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Thieves Expanding Their Horizons Even More

IMG Auteur
Published : March 14th, 2012
1714 words - Reading time : 4 - 6 minutes
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In "Thieves Expand Their Horizons," I noted that America's "recovery" had "spawned an illicit interest in items that have not been traditionally targeted by criminal elements," including utility poles, air conditioners, hot air balloons, ammonia tanks, and outdoor furniture. A follow-up post, "Thieves Still Expanding Their Horizons," added livestock, pets, prescription drugs, tailgates, fishing reels, medical services, and bridges to the list.


But that wasn't the end of it. Despite all the "good news" we keep hearing lately (not to mention a stock market that only goes up), it seems that the range of goods and services being wrongfully acquired (and likely sold for quick cash at a fraction of their true value) is expanding fast, as the following reports attest:


Detergent


"Grime Wave" (The Daily)


It’s a dirty job: Police nationwide take on soaring Tide detergent theft


Law enforcement officials across the country are puzzled over a crime wave targeting an unlikely item: Tide laundry detergent.


Theft of Tide detergent has become so rampant that authorities from New York to Oregon are keeping tabs on the soap spree, and some cities are setting up special task forces to stop it. And retailers like CVS are taking special security precautions to lock down the liquid.


One Tide taker in West St. Paul, Minn., made off with $25,000 in the product over 15 months before he was busted last year.


“That was unique that he stole so much soap,” said West St. Paul Police Chief Bud Shaver. “The name brand is [all] Tide. Amazing, huh?”


Tide has become a form of currency on the streets. The retail price is steadily high — roughly $10 to $20 a bottle — and it’s a staple in households across socioeconomic classes.


Cooking Oil


"Rising Gas Prices Create Smoking-Hot Demand for Cooking Oil" (USA Today)


In today's economy, it's tough enough being a restaurant owner, but now you have to safeguard your garbage, too.


From California to Maine, thefts of used cooking oil are on the rise — driven by the rising price of oil that makes biofuels more cost competitive with fossil fuels. Like thieves who ransack foreclosed homes for copper wire, higher prices for used cooking oil can attract people with a hunger for crime as well as dinner.


The old cooking oil, which has been used for decades in the chemical and animal feed industries, is now a hot commodity, as biodiesel manufacturers fight for raw materials . Biodiesel is gaining in popularity as a transportation fuel. The largest consumers are fleet operators, including municipal buses and courier firms like FedEx.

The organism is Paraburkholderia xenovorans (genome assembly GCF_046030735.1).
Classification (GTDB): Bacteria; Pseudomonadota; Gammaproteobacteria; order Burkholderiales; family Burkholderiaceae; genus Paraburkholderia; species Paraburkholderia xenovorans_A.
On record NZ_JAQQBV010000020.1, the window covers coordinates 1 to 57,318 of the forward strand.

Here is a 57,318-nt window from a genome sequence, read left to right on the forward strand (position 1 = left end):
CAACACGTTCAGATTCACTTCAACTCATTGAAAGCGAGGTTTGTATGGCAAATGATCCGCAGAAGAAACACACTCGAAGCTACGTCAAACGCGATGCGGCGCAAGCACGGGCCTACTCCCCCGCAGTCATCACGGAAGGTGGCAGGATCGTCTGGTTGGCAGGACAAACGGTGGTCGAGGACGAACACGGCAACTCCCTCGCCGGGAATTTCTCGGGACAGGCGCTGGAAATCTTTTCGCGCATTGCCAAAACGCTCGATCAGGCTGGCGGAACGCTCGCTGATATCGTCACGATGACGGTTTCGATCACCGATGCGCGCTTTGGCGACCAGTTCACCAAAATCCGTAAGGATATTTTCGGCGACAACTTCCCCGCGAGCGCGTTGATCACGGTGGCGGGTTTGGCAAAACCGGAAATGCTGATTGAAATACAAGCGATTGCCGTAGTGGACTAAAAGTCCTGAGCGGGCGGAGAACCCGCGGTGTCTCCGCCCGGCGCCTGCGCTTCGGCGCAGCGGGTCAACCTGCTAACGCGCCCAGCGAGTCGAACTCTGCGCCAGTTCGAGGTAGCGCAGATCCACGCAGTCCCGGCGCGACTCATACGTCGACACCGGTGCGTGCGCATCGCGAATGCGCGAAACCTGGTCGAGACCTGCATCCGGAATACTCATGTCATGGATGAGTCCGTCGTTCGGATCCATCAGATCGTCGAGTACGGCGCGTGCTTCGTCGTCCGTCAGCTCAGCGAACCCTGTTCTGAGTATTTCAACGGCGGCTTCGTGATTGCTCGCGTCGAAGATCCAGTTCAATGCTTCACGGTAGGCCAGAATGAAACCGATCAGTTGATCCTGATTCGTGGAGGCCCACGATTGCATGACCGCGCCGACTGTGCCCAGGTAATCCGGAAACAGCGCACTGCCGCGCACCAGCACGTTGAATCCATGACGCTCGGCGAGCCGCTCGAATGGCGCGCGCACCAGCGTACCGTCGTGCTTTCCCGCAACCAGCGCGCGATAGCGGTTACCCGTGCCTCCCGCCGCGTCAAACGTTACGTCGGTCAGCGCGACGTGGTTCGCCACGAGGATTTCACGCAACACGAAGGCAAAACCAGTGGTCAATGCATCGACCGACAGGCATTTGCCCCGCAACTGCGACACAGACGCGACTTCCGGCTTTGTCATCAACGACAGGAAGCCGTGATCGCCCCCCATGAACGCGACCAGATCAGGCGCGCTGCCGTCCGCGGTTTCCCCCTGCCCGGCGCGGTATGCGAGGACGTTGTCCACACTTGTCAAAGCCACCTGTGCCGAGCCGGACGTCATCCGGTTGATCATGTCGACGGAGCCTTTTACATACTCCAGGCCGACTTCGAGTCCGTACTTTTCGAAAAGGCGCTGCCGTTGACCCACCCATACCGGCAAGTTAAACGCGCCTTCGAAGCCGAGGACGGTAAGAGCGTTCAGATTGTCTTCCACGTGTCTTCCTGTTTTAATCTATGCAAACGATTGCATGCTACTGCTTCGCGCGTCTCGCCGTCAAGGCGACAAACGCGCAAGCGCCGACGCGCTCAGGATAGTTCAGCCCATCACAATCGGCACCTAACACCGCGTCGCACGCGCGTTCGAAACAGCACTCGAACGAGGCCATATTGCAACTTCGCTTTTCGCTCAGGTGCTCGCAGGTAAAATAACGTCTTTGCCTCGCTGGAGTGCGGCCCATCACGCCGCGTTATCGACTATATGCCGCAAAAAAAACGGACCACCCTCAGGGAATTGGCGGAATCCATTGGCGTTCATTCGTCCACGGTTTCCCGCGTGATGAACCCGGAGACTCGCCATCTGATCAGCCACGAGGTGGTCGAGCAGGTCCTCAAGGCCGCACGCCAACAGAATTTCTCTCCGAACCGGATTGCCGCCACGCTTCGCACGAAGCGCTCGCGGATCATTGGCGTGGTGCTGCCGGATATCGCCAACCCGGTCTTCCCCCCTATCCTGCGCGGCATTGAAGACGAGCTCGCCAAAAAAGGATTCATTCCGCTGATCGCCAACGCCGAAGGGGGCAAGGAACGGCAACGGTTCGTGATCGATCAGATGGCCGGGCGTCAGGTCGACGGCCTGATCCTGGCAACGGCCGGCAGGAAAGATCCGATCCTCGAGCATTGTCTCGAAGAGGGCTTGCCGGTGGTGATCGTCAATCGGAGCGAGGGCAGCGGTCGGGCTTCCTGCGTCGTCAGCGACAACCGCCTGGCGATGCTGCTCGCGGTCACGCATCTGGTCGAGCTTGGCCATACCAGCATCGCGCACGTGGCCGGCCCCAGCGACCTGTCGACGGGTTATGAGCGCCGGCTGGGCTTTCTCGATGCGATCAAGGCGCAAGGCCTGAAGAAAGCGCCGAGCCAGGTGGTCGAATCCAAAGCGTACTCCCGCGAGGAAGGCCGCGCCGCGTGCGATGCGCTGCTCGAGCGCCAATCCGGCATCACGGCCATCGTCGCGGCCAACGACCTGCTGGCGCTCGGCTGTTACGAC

X-Rays


"Thieves Stealing X-Rays For The Silver Inside" (CBS)


BOSTON – You can now add X-rays to the list of targets for metal thieves looking to make a quick buck in a down economy.


Two Florida men have been charged with stealing old X-rays from Lowell General Hospital that were supposed to be recycled back in August.


Lowell Police Captain Kelly Richardson says the suspects are also accused of similar attempts at Anna Jaques Hospital in Newburyport and Saints Medical Center in Lowell.


There’s silver in X-ray film sheets and it can be harvested by using a simple chemical solution.


“When they melt the film the silver comes off and then they turn around and sell the silver,” says Captain Richardson.


Sewer Grates


"Thieves Swipe Sewer Grates in New Haven" (WTNH)


New Haven, Conn. - Police in New Haven are trying to figure out who's been swiping dozens of sewer grates from city streets.


Fair Haven Heights has been hit hard. At almost every turn of Russell Street new grates are visible. Police say they're replacing them as fast as they can.


"As soon as anything would be reported stolen, it would be taken care of," said David Hartman, New Haven Police, "even on the overnight, it would be an emergency."


If the gaping hole was left uncovered someone could be seriously hurt, and even killed. In the last three weeks, 40 sewer grates have been pried up from the street and stolen.


Bleachers


"Bleachers Stolen From Baseball Fields" (MyFoxNY.com)


Thieves carted off almost all of the bleachers from a Long Island baseball complex and left behind a partially disassembled set they didn't finish stripping.


It happened at Smith Field at the Sachem Little League complex in Ronkonkoma. It's unclear exactly when the thefts took place but little pieces from the 300 pound bleachers were found scattered across the field over the weekend.


Mark Zellman is the assistant commissioner of the league that uses the facility.


"It's just the state of the economy, showing how tough things are," Zellman says.


The gates of the stadium were still locked, making it appear that the bleachers were taken apart and lifted over the fence piece-by-piece.


Tubas


"Hold On To Your Tuba: Brass Bandits Hit L.A. Schools" (NPR)


The words "black market" usually summon images of drugs, guns or pirated DVDs — not tubas. Yet authorities in Los Angeles say the instrument is in such high demand that the black market may be what's driving a wave of local tuba thefts.